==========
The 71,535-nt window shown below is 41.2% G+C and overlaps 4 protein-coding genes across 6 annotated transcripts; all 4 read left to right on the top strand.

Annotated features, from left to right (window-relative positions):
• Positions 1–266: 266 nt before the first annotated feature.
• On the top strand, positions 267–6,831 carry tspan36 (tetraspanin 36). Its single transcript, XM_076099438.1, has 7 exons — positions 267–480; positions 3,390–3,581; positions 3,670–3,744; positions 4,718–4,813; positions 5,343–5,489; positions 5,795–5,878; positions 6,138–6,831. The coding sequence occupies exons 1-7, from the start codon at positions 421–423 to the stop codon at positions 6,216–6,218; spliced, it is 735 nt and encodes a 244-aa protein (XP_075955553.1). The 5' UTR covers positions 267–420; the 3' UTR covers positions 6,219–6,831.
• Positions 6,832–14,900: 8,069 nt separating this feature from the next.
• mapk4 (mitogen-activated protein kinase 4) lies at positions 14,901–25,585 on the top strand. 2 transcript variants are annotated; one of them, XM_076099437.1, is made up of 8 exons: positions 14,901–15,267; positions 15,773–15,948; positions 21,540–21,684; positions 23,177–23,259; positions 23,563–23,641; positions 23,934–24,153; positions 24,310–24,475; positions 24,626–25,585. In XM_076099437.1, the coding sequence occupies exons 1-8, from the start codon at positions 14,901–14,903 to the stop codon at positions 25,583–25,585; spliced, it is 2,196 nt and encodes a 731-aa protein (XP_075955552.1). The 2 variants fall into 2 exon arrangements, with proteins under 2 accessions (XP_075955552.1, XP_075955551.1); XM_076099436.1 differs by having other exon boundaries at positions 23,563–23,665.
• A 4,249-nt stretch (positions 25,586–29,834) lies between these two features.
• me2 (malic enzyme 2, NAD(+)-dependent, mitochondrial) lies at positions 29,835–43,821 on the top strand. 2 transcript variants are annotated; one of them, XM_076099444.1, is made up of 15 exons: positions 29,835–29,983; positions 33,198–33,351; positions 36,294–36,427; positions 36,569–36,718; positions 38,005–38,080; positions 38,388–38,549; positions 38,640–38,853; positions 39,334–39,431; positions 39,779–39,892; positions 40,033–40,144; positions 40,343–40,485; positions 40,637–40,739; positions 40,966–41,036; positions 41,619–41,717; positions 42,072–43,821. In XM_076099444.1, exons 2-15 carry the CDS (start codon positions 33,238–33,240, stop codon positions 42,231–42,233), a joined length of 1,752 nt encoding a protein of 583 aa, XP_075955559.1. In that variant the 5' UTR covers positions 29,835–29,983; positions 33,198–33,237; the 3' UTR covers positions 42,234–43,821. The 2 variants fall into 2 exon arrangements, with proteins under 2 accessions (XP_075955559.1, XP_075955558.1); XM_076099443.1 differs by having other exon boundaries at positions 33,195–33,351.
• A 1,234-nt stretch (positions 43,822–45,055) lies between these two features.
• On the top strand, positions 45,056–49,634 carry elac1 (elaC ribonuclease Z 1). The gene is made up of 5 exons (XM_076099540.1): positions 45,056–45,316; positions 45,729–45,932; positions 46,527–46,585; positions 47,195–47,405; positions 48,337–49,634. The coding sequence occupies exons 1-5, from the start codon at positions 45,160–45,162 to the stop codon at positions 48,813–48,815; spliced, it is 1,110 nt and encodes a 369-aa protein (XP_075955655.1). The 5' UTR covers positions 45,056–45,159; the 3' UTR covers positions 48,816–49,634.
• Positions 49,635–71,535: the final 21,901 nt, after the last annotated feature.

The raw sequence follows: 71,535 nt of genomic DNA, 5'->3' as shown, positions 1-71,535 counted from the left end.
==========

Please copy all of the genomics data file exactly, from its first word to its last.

The 71,535-nt window shown below is 41.2% G+C and overlaps 4 protein-coding genes across 6 annotated transcripts; all 4 read left to right on the top strand.

Annotated features, from left to right (window-relative positions):
• Positions 1–266: 266 nt before the first annotated feature.
• On the top strand, positions 267–6,831 carry tspan36 (tetraspanin 36). Its single transcript, XM_076099438.1, has 7 exons — positions 267–480; positions 3,390–3,581; positions 3,670–3,744; positions 4,718–4,813; positions 5,343–5,489; positions 5,795–5,878; positions 6,138–6,831. The coding sequence occupies exons 1-7, from the start codon at positions 421–423 to the stop codon at positions 6,216–6,218; spliced, it is 735 nt and encodes a 244-aa protein (XP_075955553.1). The 5' UTR covers positions 267–420; the 3' UTR covers positions 6,219–6,831.
• Positions 6,832–14,900: 8,069 nt separating this feature from the next.
• mapk4 (mitogen-activated protein kinase 4) lies at positions 14,901–25,585 on the top strand. 2 transcript variants are annotated; one of them, XM_076099437.1, is made up of 8 exons: positions 14,901–15,267; positions 15,773–15,948; positions 21,540–21,684; positions 23,177–23,259; positions 23,563–23,641; positions 23,934–24,153; positions 24,310–24,475; positions 24,626–25,585. In XM_076099437.1, the coding sequence occupies exons 1-8, from the start codon at positions 14,901–14,903 to the stop codon at positions 25,583–25,585; spliced, it is 2,196 nt and encodes a 731-aa protein (XP_075955552.1). The 2 variants fall into 2 exon arrangements, with proteins under 2 accessions (XP_075955552.1, XP_075955551.1); XM_076099436.1 differs by having other exon boundaries at positions 23,563–23,665.
• A 4,249-nt stretch (positions 25,586–29,834) lies between these two features.
• me2 (malic enzyme 2, NAD(+)-dependent, mitochondrial) lies at positions 29,835–43,821 on the top strand. 2 transcript variants are annotated; one of them, XM_076099444.1, is made up of 15 exons: positions 29,835–29,983; positions 33,198–33,351; positions 36,294–36,427; positions 36,569–36,718; positions 38,005–38,080; positions 38,388–38,549; positions 38,640–38,853; positions 39,334–39,431; positions 39,779–39,892; positions 40,033–40,144; positions 40,343–40,485; positions 40,637–40,739; positions 40,966–41,036; positions 41,619–41,717; positions 42,072–43,821. In XM_076099444.1, exons 2-15 carry the CDS (start codon positions 33,238–33,240, stop codon positions 42,231–42,233), a joined length of 1,752 nt encoding a protein of 583 aa, XP_075955559.1. In that variant the 5' UTR covers positions 29,835–29,983; positions 33,198–33,237; the 3' UTR covers positions 42,234–43,821. The 2 variants fall into 2 exon arrangements, with proteins under 2 accessions (XP_075955559.1, XP_075955558.1); XM_076099443.1 differs by having other exon boundaries at positions 33,195–33,351.
• A 1,234-nt stretch (positions 43,822–45,055) lies between these two features.
• On the top strand, positions 45,056–49,634 carry elac1 (elaC ribonuclease Z 1). The gene is made up of 5 exons (XM_076099540.1): positions 45,056–45,316; positions 45,729–45,932; positions 46,527–46,585; positions 47,195–47,405; positions 48,337–49,634. The coding sequence occupies exons 1-5, from the start codon at positions 45,160–45,162 to the stop codon at positions 48,813–48,815; spliced, it is 1,110 nt and encodes a 369-aa protein (XP_075955655.1). The 5' UTR covers positions 45,056–45,159; the 3' UTR covers positions 48,816–49,634.
• Positions 49,635–71,535: the final 21,901 nt, after the last annotated feature.

The raw sequence follows: 71,535 nt of genomic DNA, 5'->3' as shown, positions 1-71,535 counted from the left end.